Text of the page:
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Israel PM urges Katsav to quit before legal battle over sex crimes allegations

[JURIST] Israeli Prime Minister Ehud Olmert urged Israeli President Moshe Katsav [official profile] to step down Wednesday in the face of possible charges of rape and sexual harassment [JURIST report]. Haaretz quoted Olmert as saying that "In these circumstances there is no doubt in my heart that the president cannot continue to fulfill his role and must leave the President's Residence." Israeli Justice Minister Tzipi Livni was even more direct, saying in other statement quoted by Haaretz:

Moshe Katsav the person enjoys the presumption of innocence. But given the nature of the charges, the evidence and the timing of the decision, it is more appropriate that the battle over his innocence not be waged from within the President's Residence. I therefore believe resignation is the correct thing to do.
Katsav has so far refused to quit, however, and has asked a committee of the Knesset, the Israeli parliament, to grant him a temporary leave of absence of up to three months. This would allow him to retain some immunity from prosecution on the potential charges, which could also include abuse of power and obstruction of justice. In October 2006, Katsav refused a request from Israeli Attorney General Menahem Mazuz [official profile] to voluntarily suspend [JURIST report] his presidential duties pending a criminal investigation.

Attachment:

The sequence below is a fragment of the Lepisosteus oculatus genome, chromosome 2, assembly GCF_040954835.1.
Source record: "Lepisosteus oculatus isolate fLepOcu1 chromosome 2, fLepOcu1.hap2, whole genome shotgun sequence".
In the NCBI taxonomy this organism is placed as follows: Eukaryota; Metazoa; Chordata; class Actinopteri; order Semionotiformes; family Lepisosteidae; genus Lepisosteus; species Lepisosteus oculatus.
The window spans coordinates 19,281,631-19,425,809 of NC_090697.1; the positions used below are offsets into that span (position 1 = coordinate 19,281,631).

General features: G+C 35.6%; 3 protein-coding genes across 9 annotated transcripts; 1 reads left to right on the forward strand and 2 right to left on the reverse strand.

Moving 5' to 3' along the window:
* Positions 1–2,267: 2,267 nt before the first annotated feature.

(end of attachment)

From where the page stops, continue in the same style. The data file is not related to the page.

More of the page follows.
Under Israeli law, a president may be subject to prosecution only if impeached by parliament, which requires 90 of 120 total votes. Lawmakers opposed to Katsav said Wednesday they have enough signatures to convene a session to consider impeachment, and that if Katsav still refuses to resign after Wednesday, that they will initiate impeachment proceedings against him. Katsav has said he will resign if actually indicted. Police initially recommended the indictment following a three-month investigation covering at least 10 complaints against Katsav by former employees. The Israeli presidency, which Katsav has held since 2000, is largely ceremonial - most executive power is vested in the prime minister [official website]. AP has more. Haaretz has additional coverage.

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